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May 11, 2017

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‘Attractive’ city for businesses, individuals

EDITOR’S note:

Every five years, Shanghai stops to take stock of what it has accomplished and what more needs to be done. The ongoing 11th Congress of the CPC Shanghai Committee convenes to begin that pro­cess anew. Its report card will help shape economic, trade, commercial, technology and financial policies, and outline the broad visions that carry the city’s dreams for the fu­ture. The work and home lives of local Chinese and expatri­ates alike will be affected by those decisions. In this series, we ask foreigners living in the city to share their views on Shanghai’s progress and future prospects.

TITUS von dem Bongart is a partner with Ernst & Young, Shanghai and head of the German Business Network for China, South Korea and the Association of Southeast Asian Nations.

He had lived in China since 1997, advising multinational investors in China regarding relevant tax and investment issues. He is also a lecturer on International/China tax law at the University of Hamburg and Tongji University in Shanghai.

Shanghai Daily interviewed him recently.

Q: In the past five years, Shanghai has undergone many important changes in its growth strategy. How do you evaluate Shanghai’s progress?

A: Overall, Shanghai has established itself as an attractive city for companies and individuals. It is recognized as a very convenient and efficient location for different business activities and industries in China. For many, especially expatriates, Shanghai has become the preferred location.

Q: What about EY’s development here in the past five years? Has the firm benefited from Shanghai’s growth strategy?

A: EY’s practice in Chinese mainland has continued to grow. The number of employees in Shanghai has increased from 2,800 to more than 4,000 in the past five years. The number of our local partners has also increased by 30. All our service line businesses have seen rapid growth, and we have successfully integrated two local consulting businesses as well as a law firm.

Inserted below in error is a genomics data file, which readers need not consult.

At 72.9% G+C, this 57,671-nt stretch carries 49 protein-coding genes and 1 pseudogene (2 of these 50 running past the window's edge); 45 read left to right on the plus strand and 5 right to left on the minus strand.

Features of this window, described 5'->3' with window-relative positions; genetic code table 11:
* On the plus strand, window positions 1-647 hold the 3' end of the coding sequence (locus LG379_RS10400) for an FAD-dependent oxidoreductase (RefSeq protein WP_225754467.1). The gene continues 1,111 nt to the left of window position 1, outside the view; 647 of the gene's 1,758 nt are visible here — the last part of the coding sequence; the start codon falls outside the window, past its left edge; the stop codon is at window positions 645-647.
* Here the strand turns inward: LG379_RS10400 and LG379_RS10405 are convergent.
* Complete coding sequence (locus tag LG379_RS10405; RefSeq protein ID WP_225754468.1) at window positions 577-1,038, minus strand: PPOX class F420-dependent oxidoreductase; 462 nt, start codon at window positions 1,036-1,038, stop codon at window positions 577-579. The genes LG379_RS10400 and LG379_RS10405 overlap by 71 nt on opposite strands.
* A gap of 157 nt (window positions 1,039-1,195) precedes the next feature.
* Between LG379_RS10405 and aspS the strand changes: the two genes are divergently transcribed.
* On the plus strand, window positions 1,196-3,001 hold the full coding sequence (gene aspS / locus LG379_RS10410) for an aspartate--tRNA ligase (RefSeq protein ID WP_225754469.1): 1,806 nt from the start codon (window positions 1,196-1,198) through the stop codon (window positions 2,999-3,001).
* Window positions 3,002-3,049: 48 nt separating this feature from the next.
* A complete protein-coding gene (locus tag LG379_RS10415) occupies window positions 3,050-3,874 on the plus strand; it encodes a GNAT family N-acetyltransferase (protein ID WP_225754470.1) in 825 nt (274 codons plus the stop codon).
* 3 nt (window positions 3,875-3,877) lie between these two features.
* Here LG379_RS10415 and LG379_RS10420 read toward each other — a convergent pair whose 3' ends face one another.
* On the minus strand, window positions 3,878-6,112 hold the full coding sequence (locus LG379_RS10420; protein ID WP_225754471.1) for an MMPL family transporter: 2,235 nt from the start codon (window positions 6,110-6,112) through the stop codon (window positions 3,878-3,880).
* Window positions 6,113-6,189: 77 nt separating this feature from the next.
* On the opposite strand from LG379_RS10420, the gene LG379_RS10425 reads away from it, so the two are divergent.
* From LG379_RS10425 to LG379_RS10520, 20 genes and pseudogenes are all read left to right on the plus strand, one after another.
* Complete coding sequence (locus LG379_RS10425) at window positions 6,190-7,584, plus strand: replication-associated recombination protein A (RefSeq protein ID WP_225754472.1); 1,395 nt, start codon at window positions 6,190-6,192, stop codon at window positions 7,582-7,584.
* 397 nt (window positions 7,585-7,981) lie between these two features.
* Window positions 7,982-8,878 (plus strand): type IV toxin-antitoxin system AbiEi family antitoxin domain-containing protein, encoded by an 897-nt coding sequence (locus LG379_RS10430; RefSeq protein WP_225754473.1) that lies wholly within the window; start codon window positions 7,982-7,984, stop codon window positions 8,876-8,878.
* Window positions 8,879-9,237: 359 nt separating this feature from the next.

Another area where our network has benefited is the government’s “go global” strategy. Many Shanghai-based enterprises have taken action to expand their footprints globally, and EY has advised some of them on strategy and implementation.

Q: What about your personal life in Shanghai in the past five years?

A: Personally, I believe that Shanghai has further progressed as an attractive city to live in. The city has been making positive changes to improve living standards in various areas. The further extension of the subway network and the recent offering of rental bikes have significantly facilitated mobility within the city. High-speed trains have become an alternative for commuting beyond the city’s boundaries, which is a convenient option for business trips.

New recreational areas and greenbelts have been warmly welcomed and frequented by city dwellers. New museums, concert halls and other cultural sites have certainly elevated Shanghai’s attractiveness. Another recent development is the “outdoor” culture, with cafés and restaurants offering open-air facilities.

Q: What does Shanghai need to do to make the next five years even more successful?

A: Keeping all the great developments so far in mind, I would say that Shanghai could still improve in certain areas, such as Internet speed and accessibility. Air quality is another issue that requires further attention. The easing of visa requirements for young overseas talent and improvement in the punctuality of domestic flights would certain enhance the city’s international appeal.


(The views expressed above are the views of the author and do not necessarily reflect the views of the global EY organization or its member firms.)


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